It should come as no surprise that since the Roadster is basically the SVJ coupe with a removable roof, it behaves much like its track-tuned, hardtop counterpart. As such, the car feels most at home driven hard, and it doesn’t come into its own until you’ve ventured into triple digit speeds.
Around town at typical commuter pace, the single-clutch gearbox is out of its element, with slow shifts that happen early and often. There’s pronounced gaps in power delivery with drive mode set to Strada, the most sedate of the Aventador’s options.
On the plus side, the suspension is surprisingly compliant, given the SVJ’s mission. I found that setting the dampers to Strada, the powertrain to Corsa (which includes manually-controlled shifting via the paddles), and the steering to Sport, yielded the most agreeable behavior in daily driving.
Out in the twisting tarmac surrounding the San Bernardino National Forest, where I could more closely replicate my on-track experience with the coupe, the SVJ Roadster was a joy. Even the gearbox makes sense out there, delivering near-instantaneous upshifts at wide open throttle with the kick of a bolt-action rifle.
All the effort Lamborghini put into the chassis becomes noticeable. Though the active aero only comes into play at speeds well beyond any legally permissible limit, the Aventador SVJ Roadster is a joy to hustle through technical corners thanks in large part to its fast steering rack, well-tuned four-wheel steering system, and the meaty Pirelli PZero Corsa tires it wears.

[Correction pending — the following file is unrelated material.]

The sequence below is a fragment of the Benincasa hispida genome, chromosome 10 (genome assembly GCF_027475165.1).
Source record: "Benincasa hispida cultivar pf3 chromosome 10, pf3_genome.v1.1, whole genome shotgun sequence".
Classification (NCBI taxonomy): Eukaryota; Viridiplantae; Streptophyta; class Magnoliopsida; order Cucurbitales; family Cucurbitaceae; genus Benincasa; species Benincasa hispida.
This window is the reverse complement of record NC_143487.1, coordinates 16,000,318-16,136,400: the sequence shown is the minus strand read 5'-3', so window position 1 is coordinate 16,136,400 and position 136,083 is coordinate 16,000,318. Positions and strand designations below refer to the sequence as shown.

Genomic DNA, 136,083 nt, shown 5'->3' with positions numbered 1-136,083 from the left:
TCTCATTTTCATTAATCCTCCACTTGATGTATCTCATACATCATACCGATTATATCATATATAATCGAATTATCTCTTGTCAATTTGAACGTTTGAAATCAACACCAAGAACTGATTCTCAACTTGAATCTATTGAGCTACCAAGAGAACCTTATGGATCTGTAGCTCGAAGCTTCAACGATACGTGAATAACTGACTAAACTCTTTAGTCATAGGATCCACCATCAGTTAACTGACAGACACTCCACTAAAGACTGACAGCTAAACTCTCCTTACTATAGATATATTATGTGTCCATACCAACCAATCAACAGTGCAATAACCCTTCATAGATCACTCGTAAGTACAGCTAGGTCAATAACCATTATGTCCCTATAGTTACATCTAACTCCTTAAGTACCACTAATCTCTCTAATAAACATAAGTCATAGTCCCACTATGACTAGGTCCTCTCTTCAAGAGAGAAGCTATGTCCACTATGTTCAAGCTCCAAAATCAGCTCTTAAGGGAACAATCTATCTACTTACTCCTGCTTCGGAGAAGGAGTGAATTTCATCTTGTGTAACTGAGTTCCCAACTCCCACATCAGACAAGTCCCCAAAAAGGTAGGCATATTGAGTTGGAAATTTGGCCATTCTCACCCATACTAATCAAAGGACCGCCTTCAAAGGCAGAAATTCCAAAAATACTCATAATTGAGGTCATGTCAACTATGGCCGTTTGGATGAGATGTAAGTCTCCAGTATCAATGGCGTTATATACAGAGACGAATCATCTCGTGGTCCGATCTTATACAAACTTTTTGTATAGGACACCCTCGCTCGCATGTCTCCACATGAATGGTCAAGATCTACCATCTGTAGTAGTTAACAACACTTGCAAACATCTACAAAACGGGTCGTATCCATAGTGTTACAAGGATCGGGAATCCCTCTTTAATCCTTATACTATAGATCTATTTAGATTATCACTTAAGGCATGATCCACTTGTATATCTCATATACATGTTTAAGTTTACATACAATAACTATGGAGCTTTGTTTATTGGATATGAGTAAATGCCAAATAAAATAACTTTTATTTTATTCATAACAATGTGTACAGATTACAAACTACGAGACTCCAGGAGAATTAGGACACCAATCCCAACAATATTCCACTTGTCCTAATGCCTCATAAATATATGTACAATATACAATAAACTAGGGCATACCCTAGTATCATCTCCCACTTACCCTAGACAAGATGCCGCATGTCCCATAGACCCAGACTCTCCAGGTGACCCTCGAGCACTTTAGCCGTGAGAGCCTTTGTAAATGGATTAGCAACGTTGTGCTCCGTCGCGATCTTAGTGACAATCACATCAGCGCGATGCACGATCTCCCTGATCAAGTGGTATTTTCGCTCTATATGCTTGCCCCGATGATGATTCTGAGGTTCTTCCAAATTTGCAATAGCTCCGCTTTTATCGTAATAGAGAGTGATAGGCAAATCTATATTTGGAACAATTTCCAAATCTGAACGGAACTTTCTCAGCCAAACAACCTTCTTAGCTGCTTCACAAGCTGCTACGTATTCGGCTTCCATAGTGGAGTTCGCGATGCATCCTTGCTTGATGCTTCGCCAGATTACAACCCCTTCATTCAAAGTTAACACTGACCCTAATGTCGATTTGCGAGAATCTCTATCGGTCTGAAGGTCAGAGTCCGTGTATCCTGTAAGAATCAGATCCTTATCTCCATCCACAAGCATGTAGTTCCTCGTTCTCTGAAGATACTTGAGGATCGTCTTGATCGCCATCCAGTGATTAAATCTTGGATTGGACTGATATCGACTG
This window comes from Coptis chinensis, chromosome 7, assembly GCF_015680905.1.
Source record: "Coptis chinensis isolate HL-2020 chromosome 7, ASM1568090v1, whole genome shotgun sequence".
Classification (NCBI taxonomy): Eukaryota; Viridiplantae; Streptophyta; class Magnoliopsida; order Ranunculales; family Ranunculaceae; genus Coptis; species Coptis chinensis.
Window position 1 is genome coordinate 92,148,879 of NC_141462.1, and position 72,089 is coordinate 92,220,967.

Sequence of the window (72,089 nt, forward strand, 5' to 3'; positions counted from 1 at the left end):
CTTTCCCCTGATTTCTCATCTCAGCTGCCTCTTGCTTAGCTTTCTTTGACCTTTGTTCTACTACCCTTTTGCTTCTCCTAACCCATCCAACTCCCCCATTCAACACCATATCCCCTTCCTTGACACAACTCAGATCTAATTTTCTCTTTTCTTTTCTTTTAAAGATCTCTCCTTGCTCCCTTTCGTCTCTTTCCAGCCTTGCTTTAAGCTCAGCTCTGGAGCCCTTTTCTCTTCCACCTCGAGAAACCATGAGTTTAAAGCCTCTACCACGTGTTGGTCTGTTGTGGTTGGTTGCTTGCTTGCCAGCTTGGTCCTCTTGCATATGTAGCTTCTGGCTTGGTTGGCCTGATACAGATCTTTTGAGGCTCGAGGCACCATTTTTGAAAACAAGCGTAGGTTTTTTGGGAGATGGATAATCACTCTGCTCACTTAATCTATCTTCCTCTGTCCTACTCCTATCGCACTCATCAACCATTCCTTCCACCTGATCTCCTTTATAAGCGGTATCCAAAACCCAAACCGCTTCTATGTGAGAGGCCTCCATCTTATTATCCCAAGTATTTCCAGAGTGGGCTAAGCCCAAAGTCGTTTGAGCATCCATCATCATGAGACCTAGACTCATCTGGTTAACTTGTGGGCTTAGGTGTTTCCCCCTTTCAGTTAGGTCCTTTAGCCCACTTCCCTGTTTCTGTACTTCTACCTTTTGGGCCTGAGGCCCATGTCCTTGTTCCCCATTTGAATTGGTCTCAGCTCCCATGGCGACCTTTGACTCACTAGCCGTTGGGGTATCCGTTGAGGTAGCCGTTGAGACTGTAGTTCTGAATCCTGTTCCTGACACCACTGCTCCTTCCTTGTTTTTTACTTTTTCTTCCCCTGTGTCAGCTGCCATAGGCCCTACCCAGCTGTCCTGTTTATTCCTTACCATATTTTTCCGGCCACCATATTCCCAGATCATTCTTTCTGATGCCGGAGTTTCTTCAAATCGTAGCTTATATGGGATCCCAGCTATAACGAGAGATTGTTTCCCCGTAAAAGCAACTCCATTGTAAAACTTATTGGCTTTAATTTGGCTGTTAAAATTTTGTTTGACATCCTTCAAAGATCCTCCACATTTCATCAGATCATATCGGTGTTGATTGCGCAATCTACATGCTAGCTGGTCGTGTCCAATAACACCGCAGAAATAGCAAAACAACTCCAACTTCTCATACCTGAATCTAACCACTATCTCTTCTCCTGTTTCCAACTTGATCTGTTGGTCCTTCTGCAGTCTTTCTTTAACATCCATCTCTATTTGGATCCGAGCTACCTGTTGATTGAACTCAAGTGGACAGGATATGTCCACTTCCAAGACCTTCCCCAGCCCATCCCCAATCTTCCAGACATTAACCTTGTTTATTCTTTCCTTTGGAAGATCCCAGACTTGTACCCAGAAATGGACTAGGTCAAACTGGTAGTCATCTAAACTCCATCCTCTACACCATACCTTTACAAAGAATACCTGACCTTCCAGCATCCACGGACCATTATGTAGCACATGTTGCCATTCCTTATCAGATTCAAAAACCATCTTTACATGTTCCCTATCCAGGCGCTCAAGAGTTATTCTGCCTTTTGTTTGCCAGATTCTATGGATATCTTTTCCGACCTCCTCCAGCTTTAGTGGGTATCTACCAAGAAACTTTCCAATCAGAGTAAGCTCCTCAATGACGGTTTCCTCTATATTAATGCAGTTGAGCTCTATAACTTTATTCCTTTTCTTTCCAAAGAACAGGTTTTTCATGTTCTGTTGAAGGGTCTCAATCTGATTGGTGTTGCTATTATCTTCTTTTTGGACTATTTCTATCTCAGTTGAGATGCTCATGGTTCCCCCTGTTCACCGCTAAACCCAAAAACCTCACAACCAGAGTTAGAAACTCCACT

Under the right circumstances, it’s a thrilling, visceral thing to pilot, and ditching the roof adds another level of intensity.
How DT would configure this car
I’ll take mine with Verde Scandal paint, sports seats, black calipers, and bronze wheels, please.
Should you get one?
For better and for worse, the Lamborghini has refused to follow many industry trends with Aventador. But with its successor likely to be announced within the next year or so and electrification almost certainly a part of its platform, the SVJ Roadster may prove to be not only the swansong for this era of the brand, but also for this untamed approach to modern supercar design.
You won’t find an experience like this on sale anywhere else right now. If you value the bliss of a high-revving V12 at full chat and have the means to partake, yes, you should definitely get one.
Want more options? Check out our favorite cars of 2020.
- Every car compatible with Apple CarPlay
- 2023 BMW iX M60 is electric, spacious, and surprisingly quick
- Hyundai Ioniq 5 first drive review: Retro modern
- 2022 Volvo V90 Cross Country first drive review: Android on board
- 2022 BMW i4 first drive review: The real deal